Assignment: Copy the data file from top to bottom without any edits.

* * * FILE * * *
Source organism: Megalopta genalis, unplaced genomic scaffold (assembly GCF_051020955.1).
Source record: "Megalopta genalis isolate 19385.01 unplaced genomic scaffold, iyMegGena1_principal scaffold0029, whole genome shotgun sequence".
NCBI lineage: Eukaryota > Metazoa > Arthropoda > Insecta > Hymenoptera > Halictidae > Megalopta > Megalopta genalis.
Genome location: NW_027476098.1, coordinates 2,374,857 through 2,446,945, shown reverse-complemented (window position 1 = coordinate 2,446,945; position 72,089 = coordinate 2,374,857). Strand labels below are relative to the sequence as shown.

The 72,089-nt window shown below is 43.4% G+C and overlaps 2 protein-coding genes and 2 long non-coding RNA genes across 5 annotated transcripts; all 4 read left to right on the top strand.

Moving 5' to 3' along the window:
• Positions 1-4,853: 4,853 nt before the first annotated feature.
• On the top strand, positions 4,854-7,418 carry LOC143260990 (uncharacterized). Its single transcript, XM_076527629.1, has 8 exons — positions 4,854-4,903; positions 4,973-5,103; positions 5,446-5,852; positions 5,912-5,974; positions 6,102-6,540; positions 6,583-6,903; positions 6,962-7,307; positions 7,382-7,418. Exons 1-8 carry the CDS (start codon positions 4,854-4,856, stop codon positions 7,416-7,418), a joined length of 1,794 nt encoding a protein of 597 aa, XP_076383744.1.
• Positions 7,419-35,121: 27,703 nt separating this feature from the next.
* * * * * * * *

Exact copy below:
Source organism: Megalopta genalis, unplaced genomic scaffold (assembly GCF_051020955.1).
Source record: "Megalopta genalis isolate 19385.01 unplaced genomic scaffold, iyMegGena1_principal scaffold0029, whole genome shotgun sequence".
NCBI lineage: Eukaryota > Metazoa > Arthropoda > Insecta > Hymenoptera > Halictidae > Megalopta > Megalopta genalis.
Genome location: NW_027476098.1, coordinates 2,374,857 through 2,446,945, shown reverse-complemented (window position 1 = coordinate 2,446,945; position 72,089 = coordinate 2,374,857). Strand labels below are relative to the sequence as shown.

The 72,089-nt window shown below is 43.4% G+C and overlaps 2 protein-coding genes and 2 long non-coding RNA genes across 5 annotated transcripts; all 4 read left to right on the top strand.

Moving 5' to 3' along the window:
• Positions 1-4,853: 4,853 nt before the first annotated feature.
• On the top strand, positions 4,854-7,418 carry LOC143260990 (uncharacterized). Its single transcript, XM_076527629.1, has 8 exons — positions 4,854-4,903; positions 4,973-5,103; positions 5,446-5,852; positions 5,912-5,974; positions 6,102-6,540; positions 6,583-6,903; positions 6,962-7,307; positions 7,382-7,418. Exons 1-8 carry the CDS (start codon positions 4,854-4,856, stop codon positions 7,416-7,418), a joined length of 1,794 nt encoding a protein of 597 aa, XP_076383744.1.
• Positions 7,419-35,121: 27,703 nt separating this feature from the next.